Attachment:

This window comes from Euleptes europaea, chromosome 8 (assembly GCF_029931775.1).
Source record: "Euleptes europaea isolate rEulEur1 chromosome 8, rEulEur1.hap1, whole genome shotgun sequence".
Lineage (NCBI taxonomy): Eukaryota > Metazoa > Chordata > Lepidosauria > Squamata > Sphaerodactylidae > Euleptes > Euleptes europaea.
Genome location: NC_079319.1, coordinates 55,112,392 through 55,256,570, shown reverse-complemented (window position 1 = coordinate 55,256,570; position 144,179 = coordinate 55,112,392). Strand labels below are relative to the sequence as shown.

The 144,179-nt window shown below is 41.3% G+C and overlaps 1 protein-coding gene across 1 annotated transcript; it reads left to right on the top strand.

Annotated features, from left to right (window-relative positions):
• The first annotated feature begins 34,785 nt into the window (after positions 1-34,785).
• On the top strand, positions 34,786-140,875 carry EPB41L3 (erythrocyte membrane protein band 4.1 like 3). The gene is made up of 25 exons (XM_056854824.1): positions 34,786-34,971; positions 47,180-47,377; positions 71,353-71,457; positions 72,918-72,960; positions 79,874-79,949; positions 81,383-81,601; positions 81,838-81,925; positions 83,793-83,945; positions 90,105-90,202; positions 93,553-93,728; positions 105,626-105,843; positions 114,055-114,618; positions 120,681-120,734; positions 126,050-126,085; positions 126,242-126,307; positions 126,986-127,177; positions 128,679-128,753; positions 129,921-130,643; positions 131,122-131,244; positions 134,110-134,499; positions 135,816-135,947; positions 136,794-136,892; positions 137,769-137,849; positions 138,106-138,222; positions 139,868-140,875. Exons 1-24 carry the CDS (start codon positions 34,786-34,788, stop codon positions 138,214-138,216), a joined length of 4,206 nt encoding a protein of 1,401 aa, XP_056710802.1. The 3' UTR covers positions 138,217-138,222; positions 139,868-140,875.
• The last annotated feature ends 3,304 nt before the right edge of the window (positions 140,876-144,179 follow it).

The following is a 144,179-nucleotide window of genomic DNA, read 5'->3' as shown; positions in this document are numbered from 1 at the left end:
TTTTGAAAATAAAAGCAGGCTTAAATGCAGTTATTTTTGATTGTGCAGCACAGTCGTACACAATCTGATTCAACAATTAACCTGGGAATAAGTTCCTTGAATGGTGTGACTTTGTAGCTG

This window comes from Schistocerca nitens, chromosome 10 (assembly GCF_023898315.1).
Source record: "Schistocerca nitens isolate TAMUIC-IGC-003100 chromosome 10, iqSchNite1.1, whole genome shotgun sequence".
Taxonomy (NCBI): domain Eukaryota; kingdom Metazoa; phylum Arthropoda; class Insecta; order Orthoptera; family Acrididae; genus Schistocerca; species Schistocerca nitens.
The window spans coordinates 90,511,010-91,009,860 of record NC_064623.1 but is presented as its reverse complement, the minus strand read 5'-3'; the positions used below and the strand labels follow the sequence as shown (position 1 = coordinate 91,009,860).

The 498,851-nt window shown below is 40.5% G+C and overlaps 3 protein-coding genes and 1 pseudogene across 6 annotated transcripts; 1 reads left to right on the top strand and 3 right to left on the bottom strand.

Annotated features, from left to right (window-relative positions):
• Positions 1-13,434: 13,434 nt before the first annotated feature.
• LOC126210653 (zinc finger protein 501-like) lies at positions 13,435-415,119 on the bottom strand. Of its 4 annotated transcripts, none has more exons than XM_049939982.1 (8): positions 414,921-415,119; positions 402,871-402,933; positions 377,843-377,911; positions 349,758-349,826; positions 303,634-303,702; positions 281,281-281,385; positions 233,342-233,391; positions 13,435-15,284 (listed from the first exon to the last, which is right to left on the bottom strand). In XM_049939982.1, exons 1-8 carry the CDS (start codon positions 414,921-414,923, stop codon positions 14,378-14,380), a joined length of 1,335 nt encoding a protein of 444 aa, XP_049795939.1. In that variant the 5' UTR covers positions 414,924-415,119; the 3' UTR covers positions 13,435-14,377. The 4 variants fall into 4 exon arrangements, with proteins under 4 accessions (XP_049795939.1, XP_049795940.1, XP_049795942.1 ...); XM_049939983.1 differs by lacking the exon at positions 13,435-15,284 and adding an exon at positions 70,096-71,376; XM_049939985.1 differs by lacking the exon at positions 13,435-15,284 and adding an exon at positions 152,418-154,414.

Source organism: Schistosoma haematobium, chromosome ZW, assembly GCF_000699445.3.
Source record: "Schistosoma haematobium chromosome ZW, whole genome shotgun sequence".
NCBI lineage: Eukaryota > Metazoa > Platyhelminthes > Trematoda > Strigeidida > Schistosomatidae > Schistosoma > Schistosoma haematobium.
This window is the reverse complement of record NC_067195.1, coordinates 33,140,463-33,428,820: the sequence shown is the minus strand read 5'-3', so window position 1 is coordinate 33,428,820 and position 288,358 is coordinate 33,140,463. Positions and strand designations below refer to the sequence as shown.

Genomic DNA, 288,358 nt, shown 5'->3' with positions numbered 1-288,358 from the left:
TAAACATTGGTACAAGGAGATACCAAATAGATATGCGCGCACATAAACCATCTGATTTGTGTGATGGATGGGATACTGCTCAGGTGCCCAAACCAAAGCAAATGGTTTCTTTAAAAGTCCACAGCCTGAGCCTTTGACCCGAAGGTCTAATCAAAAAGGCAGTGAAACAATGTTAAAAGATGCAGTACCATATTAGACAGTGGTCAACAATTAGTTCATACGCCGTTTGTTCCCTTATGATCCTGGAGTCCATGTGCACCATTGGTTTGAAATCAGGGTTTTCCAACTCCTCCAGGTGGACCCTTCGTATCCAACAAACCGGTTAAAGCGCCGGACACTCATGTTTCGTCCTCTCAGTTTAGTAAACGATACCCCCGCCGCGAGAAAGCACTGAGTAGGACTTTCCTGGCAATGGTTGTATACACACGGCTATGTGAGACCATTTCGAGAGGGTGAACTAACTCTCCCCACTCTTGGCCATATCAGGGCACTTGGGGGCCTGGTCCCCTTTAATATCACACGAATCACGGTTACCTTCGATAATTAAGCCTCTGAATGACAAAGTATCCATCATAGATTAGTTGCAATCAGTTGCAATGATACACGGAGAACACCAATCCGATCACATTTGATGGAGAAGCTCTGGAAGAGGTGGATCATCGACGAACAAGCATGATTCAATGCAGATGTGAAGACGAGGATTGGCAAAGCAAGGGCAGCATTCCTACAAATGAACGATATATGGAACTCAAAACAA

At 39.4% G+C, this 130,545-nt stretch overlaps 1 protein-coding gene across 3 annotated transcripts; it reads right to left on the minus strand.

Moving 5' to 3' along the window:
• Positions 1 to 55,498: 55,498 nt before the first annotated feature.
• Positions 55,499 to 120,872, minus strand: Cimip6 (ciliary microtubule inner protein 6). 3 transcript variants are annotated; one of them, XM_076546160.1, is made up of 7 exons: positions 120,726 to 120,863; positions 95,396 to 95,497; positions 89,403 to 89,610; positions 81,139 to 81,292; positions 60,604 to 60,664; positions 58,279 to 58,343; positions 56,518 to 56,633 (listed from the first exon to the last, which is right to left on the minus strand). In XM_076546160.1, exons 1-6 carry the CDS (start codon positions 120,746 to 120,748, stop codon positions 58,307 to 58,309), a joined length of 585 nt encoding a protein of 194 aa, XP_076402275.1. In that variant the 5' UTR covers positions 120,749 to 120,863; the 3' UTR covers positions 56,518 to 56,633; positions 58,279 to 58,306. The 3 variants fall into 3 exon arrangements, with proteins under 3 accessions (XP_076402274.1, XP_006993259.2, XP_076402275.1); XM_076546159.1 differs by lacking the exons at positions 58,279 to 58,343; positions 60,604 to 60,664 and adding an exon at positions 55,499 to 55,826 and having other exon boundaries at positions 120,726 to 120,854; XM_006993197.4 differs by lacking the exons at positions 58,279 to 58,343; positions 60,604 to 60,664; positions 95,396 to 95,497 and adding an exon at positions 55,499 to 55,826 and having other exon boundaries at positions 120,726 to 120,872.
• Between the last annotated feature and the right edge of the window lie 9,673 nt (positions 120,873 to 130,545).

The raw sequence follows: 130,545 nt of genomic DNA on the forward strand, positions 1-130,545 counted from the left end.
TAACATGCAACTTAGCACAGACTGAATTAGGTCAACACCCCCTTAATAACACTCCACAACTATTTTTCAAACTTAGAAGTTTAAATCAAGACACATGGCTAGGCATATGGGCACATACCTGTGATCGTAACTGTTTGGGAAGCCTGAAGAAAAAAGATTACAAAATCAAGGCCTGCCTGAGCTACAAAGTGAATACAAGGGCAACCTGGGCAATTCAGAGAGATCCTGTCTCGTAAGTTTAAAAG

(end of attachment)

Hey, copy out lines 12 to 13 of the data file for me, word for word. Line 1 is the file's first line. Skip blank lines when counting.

This window comes from Schistocerca nitens, chromosome 10 (assembly GCF_023898315.1).
Source record: "Schistocerca nitens isolate TAMUIC-IGC-003100 chromosome 10, iqSchNite1.1, whole genome shotgun sequence".